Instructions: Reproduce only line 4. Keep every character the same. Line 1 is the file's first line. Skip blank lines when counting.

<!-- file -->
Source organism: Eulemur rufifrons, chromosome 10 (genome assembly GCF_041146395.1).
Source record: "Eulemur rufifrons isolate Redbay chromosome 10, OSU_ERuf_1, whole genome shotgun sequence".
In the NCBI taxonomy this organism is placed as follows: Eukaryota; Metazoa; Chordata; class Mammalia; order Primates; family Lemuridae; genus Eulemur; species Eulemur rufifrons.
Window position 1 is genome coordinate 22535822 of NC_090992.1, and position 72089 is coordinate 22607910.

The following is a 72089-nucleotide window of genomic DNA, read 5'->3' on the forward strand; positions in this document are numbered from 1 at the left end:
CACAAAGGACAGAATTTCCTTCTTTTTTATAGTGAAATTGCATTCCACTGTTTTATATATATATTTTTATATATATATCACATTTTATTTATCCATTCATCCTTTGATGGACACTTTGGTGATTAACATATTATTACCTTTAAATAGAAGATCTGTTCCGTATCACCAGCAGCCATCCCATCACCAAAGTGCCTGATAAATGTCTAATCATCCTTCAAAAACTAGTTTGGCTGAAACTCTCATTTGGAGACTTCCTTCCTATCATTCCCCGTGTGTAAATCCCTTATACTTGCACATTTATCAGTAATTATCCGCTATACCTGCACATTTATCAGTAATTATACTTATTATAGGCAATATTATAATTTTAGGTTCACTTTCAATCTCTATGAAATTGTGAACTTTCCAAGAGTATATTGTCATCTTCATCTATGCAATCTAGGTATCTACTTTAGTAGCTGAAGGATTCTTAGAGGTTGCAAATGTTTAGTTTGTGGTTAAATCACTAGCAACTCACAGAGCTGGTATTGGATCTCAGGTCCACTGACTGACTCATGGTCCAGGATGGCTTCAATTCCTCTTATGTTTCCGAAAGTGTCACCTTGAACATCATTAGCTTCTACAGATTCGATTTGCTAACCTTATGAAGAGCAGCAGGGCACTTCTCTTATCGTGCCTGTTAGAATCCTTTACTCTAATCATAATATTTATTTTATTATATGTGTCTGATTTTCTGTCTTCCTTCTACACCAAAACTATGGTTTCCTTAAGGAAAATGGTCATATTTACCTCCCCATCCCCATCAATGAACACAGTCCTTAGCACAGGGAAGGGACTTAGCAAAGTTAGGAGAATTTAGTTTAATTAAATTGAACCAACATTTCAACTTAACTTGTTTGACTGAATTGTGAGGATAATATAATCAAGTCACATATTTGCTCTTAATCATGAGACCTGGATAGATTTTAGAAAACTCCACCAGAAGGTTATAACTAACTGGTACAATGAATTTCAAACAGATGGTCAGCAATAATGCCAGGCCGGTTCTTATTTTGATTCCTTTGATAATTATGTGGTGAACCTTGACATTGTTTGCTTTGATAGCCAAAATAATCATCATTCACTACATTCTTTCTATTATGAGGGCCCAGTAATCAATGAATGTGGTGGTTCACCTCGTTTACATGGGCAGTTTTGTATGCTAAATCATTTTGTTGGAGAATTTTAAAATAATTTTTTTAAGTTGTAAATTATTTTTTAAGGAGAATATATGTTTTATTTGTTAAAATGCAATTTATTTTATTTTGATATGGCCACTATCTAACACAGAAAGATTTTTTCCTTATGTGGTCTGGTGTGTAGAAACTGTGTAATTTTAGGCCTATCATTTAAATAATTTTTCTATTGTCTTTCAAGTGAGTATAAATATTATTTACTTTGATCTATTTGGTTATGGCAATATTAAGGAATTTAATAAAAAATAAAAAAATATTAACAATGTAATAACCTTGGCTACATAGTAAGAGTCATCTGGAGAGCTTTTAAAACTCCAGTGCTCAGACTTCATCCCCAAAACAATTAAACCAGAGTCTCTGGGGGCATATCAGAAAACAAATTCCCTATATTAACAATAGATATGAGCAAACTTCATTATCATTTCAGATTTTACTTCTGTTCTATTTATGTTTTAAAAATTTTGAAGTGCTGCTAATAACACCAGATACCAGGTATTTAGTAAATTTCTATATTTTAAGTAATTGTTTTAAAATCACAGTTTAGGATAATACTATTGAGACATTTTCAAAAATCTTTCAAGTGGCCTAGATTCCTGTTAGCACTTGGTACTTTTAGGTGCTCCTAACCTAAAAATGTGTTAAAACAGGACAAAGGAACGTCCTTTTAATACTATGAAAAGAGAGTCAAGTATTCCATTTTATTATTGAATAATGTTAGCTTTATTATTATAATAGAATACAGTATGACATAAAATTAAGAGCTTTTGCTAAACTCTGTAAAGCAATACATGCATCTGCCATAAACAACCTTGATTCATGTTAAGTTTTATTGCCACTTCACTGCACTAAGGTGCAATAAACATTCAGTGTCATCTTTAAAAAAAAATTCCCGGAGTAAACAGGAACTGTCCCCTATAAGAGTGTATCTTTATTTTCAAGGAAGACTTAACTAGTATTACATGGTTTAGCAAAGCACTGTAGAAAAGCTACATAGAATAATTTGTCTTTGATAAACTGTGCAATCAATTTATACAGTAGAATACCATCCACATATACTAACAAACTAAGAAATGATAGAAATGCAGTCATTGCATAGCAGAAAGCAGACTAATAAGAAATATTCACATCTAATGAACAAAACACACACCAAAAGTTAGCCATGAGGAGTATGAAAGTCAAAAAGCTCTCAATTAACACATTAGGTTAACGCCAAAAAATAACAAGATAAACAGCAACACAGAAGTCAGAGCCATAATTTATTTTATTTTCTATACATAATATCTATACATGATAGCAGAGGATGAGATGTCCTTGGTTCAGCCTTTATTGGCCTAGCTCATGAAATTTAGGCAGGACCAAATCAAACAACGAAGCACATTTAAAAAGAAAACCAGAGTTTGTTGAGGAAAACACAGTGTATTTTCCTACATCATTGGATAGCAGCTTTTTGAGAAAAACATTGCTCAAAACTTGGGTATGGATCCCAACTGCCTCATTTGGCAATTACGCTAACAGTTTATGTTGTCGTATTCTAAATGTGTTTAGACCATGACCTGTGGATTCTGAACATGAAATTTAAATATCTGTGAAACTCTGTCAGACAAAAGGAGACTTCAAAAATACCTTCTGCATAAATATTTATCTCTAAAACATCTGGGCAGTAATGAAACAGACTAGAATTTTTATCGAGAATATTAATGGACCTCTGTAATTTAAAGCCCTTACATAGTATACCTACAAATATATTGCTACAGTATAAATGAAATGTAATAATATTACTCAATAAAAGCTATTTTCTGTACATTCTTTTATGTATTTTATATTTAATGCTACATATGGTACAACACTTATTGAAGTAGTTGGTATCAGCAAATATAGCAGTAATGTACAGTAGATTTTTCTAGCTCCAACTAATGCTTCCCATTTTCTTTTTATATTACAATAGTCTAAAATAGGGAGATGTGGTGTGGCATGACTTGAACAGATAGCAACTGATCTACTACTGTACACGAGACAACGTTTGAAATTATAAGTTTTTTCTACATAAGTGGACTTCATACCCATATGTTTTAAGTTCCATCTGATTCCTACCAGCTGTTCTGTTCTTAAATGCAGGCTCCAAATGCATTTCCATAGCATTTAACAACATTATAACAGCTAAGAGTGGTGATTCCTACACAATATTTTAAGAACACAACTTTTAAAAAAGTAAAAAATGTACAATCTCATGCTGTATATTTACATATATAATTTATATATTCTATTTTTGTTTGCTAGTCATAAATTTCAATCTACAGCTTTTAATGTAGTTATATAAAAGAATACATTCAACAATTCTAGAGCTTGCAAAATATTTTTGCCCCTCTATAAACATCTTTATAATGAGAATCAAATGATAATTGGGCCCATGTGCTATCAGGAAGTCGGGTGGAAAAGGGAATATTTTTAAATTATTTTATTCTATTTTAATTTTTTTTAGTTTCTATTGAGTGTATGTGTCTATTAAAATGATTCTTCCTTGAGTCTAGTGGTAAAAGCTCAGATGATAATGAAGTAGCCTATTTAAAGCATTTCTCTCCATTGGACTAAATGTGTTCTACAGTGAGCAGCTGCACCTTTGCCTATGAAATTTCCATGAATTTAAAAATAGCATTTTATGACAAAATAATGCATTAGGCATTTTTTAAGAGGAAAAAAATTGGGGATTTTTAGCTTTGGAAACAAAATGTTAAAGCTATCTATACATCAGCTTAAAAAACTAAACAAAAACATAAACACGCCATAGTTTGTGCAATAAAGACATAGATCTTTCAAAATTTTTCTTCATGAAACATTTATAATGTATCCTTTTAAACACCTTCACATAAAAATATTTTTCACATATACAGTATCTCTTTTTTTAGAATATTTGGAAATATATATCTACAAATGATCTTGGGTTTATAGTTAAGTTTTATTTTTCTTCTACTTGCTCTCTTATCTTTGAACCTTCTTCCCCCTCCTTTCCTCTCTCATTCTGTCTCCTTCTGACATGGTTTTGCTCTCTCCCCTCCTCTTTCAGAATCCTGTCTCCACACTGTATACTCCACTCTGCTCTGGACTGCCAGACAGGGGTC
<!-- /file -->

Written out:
Window position 1 is genome coordinate 22535822 of NC_090992.1, and position 72089 is coordinate 22607910.